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Re:4NT = Religious Psychology

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  • truth_aerator
    Hi Sukin, all, ... That only mind/consciousness can experience negative emotions and bodily pain. In another context, by suffering is in the mind, I mean
    Message 1 of 299 , Dec 6, 2012
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      Hi Sukin, all,

      >S:What do you mean by "Suffering is in the mind"?
      >>>>>>>>>>>>>>>>>>>>>>>>>>>>>>>>>>>>>>>>>>>>>>>>>>>>>>>>>


      That only mind/consciousness can experience negative emotions and bodily pain.

      In another context, by suffering is in the mind, I mean emotional suffering due to kilesas as opposed to mere bodily pain that even the Buddha can have.

      >S:Are you saying that the First Noble Truth is reference to mental >suffering?
      >>>>>>>>>>>>>>>>>>>>>>>>>>>>>>

      A: All three types of sufferings: Dukkha-Dukkha, viparinama-dukkha, and sankhara dukkha.




      >S:Of course it is not. It is a reference to conditioned nama and >rupa.
      >>>>>>>>>>>>>>>>>>>>>>>>>>>>>>>>>>>>>>>>>>>>>>>>>>>>

      Conditioned namarupa is included within sankhara dukkha.


      >S:But even if it is about mental suffering, this is not "*in* the >mind", but is a mental reality. The way you phrase it appears to be >so as to accommodate your view that the Four Noble Truths is >psychology.
      >>>>>>>>>>>>


      A: Yes, suffering is mental phenomenon and it is uprooted in the mind.
      Pain, though, can be as long as the body lives, but not mental suffering about it.


      >S:And yes, lobha, dosa and moha are mental realities, but there is >no "person who can engage in harmful behavior to himself and >others".
      >>>>>>>>>>>>>>

      A: Speaking conventionally, there is a person. There just isn't Atta.

      =================================================
      "And which is the carrier of the burden? 'The person,' it should be said. This venerable one with such a name, such a clan-name. This is called the carrier of the burden.
      http://www.accesstoinsight.org/tipitaka/sn/sn22/sn22.022.than.html
      ===================================================



      >S: Inference is inference. But lobha, dosa and moha are conditioned >realities which can be directly experienced by panna, and the field >of psychology does not teach this.
      >>>>>>>>>>>>>

      Buddhist psychology does.


      > ===
      > > >Were the Buddha's teachings reducible to psychology, then studying >it as one does any other field of study, would be O.K. But is >studying the Dhamma about thinking in the abstract and then seeking >to apply the theory, which in fact is just more thinking about >concepts? I don't think so.
      > > >>>>>>>>>>>>>>>>>>>>>>>>>>>>>>>>>>>>>>>>>>>>>>>>>>>>>


      Right. Buddha's teaching is all about practice, not book learning. Otherwise it is like theoretic philosophy. Sounds wise, but useless in actual life.


      > S: I think what you mean is that it does not believe in the >existence of "soul". Buddhist meditators don't believe in soul >either and they will tell you that there is no 'self'. But clearly >they are motivated by self-view in their interpretation of the >Buddha's teachings.
      >>>>>>>>>>>>>>

      Prove it. Suttas and Commentaries are filled with instructions "to do" and "to avoid". Without practice, Buddhism is just a useless philosophy that may not even be higher than more modern and advanced western philosophy.


      > > Also, puggala (which is Anatta) is not denied.
      >
      > S: Puggalavadins are not followers of the Dhamma.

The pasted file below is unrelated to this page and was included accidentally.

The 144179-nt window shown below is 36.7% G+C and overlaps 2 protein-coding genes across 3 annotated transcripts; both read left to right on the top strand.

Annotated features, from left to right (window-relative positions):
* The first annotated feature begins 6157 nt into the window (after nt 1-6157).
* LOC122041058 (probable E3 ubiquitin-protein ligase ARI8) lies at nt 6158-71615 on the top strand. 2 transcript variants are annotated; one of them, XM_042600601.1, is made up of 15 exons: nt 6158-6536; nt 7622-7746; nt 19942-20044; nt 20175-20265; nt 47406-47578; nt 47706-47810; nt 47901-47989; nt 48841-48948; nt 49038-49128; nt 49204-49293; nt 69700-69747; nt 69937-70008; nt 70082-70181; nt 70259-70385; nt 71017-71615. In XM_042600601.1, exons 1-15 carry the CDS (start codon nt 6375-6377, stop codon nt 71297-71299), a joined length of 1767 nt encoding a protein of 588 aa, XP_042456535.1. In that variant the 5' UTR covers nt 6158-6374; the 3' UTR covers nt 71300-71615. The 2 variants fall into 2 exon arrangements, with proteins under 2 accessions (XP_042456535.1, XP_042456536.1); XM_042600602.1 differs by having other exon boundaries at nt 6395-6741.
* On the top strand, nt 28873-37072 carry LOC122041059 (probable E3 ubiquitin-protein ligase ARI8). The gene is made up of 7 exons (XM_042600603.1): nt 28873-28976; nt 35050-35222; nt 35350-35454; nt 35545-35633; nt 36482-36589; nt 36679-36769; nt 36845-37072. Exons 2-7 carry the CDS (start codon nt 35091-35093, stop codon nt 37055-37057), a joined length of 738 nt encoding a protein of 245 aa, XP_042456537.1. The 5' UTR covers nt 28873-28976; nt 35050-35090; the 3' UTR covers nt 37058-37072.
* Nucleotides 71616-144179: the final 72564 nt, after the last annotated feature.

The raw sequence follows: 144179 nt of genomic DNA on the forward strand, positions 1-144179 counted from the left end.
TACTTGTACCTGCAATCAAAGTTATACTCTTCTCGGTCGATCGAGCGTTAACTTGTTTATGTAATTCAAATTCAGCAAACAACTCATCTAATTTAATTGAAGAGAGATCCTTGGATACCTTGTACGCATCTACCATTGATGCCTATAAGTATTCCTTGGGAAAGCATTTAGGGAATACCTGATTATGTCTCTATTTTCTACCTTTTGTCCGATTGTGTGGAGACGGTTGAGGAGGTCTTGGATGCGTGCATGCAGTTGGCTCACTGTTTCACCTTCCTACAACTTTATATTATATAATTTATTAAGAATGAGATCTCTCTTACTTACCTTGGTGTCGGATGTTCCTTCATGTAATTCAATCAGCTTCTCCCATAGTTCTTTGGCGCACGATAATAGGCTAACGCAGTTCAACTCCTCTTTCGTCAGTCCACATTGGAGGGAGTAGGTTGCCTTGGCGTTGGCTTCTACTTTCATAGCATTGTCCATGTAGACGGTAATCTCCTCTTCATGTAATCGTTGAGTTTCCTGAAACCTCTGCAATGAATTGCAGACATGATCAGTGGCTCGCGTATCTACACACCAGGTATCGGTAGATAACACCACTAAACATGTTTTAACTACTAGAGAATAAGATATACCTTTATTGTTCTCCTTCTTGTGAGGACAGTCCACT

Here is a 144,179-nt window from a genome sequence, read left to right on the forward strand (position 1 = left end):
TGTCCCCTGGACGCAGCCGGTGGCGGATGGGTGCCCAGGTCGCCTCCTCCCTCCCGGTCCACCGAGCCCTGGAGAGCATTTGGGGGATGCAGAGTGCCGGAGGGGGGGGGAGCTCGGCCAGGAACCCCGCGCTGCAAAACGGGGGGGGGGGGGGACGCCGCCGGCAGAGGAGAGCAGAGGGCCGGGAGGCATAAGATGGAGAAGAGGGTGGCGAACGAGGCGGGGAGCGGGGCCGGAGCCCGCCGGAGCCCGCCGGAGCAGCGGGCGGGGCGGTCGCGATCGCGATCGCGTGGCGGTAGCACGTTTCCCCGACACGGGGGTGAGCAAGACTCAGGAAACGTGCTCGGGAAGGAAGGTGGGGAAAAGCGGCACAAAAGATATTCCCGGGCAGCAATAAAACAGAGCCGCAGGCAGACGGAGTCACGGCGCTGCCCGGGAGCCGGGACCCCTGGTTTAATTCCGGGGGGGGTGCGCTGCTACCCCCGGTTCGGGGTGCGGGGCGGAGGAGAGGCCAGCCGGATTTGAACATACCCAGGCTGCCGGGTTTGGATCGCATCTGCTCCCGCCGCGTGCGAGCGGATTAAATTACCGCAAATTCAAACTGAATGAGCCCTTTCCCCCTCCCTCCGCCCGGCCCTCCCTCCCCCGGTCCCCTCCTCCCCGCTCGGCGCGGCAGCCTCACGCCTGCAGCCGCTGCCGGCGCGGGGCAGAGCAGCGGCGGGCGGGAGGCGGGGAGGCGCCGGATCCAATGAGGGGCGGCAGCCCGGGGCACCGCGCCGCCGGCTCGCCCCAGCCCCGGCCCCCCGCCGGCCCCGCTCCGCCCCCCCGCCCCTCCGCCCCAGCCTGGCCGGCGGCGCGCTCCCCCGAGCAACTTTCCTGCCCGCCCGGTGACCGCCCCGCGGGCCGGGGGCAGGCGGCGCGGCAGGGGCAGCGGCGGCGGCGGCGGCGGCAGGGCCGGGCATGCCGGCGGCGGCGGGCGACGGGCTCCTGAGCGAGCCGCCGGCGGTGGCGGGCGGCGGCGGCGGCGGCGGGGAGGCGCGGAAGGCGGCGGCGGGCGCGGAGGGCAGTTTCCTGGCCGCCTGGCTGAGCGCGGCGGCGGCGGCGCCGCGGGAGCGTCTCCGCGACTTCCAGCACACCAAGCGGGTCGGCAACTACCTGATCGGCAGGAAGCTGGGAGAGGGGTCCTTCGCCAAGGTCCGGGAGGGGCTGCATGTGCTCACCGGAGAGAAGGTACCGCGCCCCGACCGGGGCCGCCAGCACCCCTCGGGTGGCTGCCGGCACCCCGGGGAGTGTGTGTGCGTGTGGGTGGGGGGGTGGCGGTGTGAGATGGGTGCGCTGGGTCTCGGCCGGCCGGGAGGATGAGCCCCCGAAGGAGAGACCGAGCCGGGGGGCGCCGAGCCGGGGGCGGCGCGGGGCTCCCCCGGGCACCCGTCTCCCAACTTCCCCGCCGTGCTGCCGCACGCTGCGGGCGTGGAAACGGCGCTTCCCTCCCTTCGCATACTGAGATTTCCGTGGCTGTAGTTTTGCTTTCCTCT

>>>>>>>>>>>

      How do you know? Maybe certain kinds of Theravada got it all wrong, and Puggalavadins (who I understand where anattavadins) got it right?


      ====================
      "And which is the carrier of the burden? 'The person,' it should be said. This venerable one with such a name, such a clan-name. This is called the carrier of the burden.
      http://www.accesstoinsight.org/tipitaka/sn/sn22/sn22.022.than.html
      ==============================


      >S: If cause and effect between dhammas is understood to any extent, then development of understanding must be seen as happening over not just multiple, but countless lifetimes. Otherwise it does not make sense.
      >


      The suttas say that at least path of stream entry can occur in this life if one understands or believes in anicca.

      At Savatthi. "Monks, the eye is inconstant, changeable, alterable. The ear... The nose... The tongue... The body... The mind is inconstant, changeable, alterable.

      "One who has conviction & belief that these phenomena are this way is called a faith-follower: one who has entered the orderliness of rightness, entered the plane of people of integrity, transcended the plane of the run-of-the-mill. He is incapable of doing any deed by which he might be reborn in hell, in the animal womb, or in the realm of hungry shades. He is incapable of passing away until he has realized the fruit of stream-entry.

      "One who, after pondering with a modicum of discernment, has accepted that these phenomena are this way is called a Dhamma-follower: one who has entered the orderliness of rightness, entered the plane of people of integrity, transcended the plane of the run-of-the-mill. He is incapable of doing any deed by which he might be reborn in hell, in the animal womb, or in the realm of hungry shades. He is incapable of passing away until he has realized the fruit of stream-entry.
      http://www.accesstoinsight.org/tipitaka/sn/sn25/sn25.001.than.html
      and other 9 suttas in SN25.













      > ===
      > > A good simile: Lets say that person keeps going up and down parallel to the goal which is to the right. A Person under mistaken understanding can go up and down for a long long time, but if that person had correct understanding, he could step to the right and reach the goal.
      > >
      >
      >
      > S: Wrong View is eradicated by the Path consciousness of the >Sotapanna.